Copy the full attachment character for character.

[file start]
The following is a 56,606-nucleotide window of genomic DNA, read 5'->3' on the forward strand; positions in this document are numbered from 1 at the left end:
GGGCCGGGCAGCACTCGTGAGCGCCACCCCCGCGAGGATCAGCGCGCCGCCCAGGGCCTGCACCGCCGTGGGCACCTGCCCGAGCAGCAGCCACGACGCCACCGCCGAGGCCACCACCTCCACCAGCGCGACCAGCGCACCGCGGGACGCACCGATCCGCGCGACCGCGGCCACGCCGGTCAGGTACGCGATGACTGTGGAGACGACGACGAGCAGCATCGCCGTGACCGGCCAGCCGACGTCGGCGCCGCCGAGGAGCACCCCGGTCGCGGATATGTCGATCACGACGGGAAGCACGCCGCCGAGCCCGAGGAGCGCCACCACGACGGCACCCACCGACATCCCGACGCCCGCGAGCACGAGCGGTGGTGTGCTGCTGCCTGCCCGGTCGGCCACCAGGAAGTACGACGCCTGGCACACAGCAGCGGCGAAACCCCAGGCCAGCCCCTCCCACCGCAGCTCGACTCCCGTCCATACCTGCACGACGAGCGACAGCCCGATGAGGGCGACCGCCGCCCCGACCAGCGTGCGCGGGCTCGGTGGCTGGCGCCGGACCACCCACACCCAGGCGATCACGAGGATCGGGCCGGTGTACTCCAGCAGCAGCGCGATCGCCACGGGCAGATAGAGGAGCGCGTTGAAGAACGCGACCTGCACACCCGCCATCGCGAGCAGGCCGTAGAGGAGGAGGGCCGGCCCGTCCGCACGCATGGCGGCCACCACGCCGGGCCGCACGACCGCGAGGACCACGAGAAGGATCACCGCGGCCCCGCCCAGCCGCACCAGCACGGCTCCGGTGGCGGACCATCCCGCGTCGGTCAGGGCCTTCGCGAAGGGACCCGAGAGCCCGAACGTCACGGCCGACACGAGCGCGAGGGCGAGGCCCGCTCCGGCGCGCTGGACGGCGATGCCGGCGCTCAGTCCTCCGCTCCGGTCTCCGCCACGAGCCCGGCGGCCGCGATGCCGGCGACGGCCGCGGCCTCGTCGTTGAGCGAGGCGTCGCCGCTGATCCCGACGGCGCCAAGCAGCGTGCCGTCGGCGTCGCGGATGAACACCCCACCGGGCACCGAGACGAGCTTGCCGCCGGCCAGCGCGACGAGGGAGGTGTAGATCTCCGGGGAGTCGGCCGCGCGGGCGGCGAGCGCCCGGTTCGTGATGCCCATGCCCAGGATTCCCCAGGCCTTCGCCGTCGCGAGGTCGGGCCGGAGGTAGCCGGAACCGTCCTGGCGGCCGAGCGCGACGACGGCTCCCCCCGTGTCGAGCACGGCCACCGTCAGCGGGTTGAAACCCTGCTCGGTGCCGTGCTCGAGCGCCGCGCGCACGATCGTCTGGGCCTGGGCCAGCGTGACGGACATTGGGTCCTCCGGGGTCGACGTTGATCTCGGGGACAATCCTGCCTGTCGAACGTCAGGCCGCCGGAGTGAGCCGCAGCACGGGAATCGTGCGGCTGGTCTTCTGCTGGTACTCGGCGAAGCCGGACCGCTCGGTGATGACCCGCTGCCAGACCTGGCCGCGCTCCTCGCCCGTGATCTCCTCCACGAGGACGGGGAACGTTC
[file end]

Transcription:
The following is a 56,606-nucleotide window of genomic DNA, read 5'->3' on the forward strand; positions in this document are numbered from 1 at the left end:
GGGCCGGGCAGCACTCGTGAGCGCCACCCCCGCGAGGATCAGCGCGCCGCCCAGGGCCTGCACCGCCGTGGGCACCTGCCCGAGCAGCAGCCACGACGCCACCGCCGAGGCCACCACCTCCACCAGCGCGACCAGCGCACCGCGGGACGCACCGATCCGCGCGACCGCGGCCACGCCGGTCAGGTACGCGATGACTGTGGAGACGACGACGAGCAGCATCGCCGTGACCGGCCAGCCGACGTCGGCGCCGCCGAGGAGCACCCCGGTCGCGGATATGTCGATCACGACGGGAAGCACGCCGCCGAGCCCGAGGAGCGCCACCACGACGGCACCCACCGACATCCCGACGCCCGCGAGCACGAGCGGTGGTGTGCTGCTGCCTGCCCGGTCGGCCACCAGGAAGTACGACGCCTGGCACACAGCAGCGGCGAAACCCCAGGCCAGCCCCTCCCACCGCAGCTCGACTCCCGTCCATACCTGCACGACGAGCGACAGCCCGATGAGGGCGACCGCCGCCCCGACCAGCGTGCGCGGGCTCGGTGGCTGGCGCCGGACCACCCACACCCAGGCGATCACGAGGATCGGGCCGGTGTACTCCAGCAGCAGCGCGATCGCCACGGGCAGATAGAGGAGCGCGTTGAAGAACGCGACCTGCACACCCGCCATCGCGAGCAGGCCGTAGAGGAGGAGGGCCGGCCCGTCCGCACGCATGGCGGCCACCACGCCGGGCCGCACGACCGCGAGGACCACGAGAAGGATCACCGCGGCCCCGCCCAGCCGCACCAGCACGGCTCCGGTGGCGGACCATCCCGCGTCGGTCAGGGCCTTCGCGAAGGGACCCGAGAGCCCGAACGTCACGGCCGACACGAGCGCGAGGGCGAGGCCCGCTCCGGCGCGCTGGACGGCGATGCCGGCGCTCAGTCCTCCGCTCCGGTCTCCGCCACGAGCCCGGCGGCCGCGATGCCGGCGACGGCCGCGGCCTCGTCGTTGAGCGAGGCGTCGCCGCTGATCCCGACGGCGCCAAGCAGCGTGCCGTCGGCGTCGCGGATGAACACCCCACCGGGCACCGAGACGAGCTTGCCGCCGGCCAGCGCGACGAGGGAGGTGTAGATCTCCGGGGAGTCGGCCGCGCGGGCGGCGAGCGCCCGGTTCGTGATGCCCATGCCCAGGATTCCCCAGGCCTTCGCCGTCGCGAGGTCGGGCCGGAGGTAGCCGGAACCGTCCTGGCGGCCGAGCGCGACGACGGCTCCCCCCGTGTCGAGCACGGCCACCGTCAGCGGGTTGAAACCCTGCTCGGTGCCGTGCTCGAGCGCCGCGCGCACGATCGTCTGGGCCTGGGCCAGCGTGACGGACATTGGGTCCTCCGGGGTCGACGTTGATCTCGGGGACAATCCTGCCTGTCGAACGTCAGGCCGCCGGAGTGAGCCGCAGCACGGGAATCGTGCGGCTGGTCTTCTGCTGGTACTCGGCGAAGCCGGACCGCTCGGTGATGACCCGCTGCCAGACCTGGCCGCGCTCCTCGCCCGTGATCTCCTCCACGAGGACGGGGAACGTTC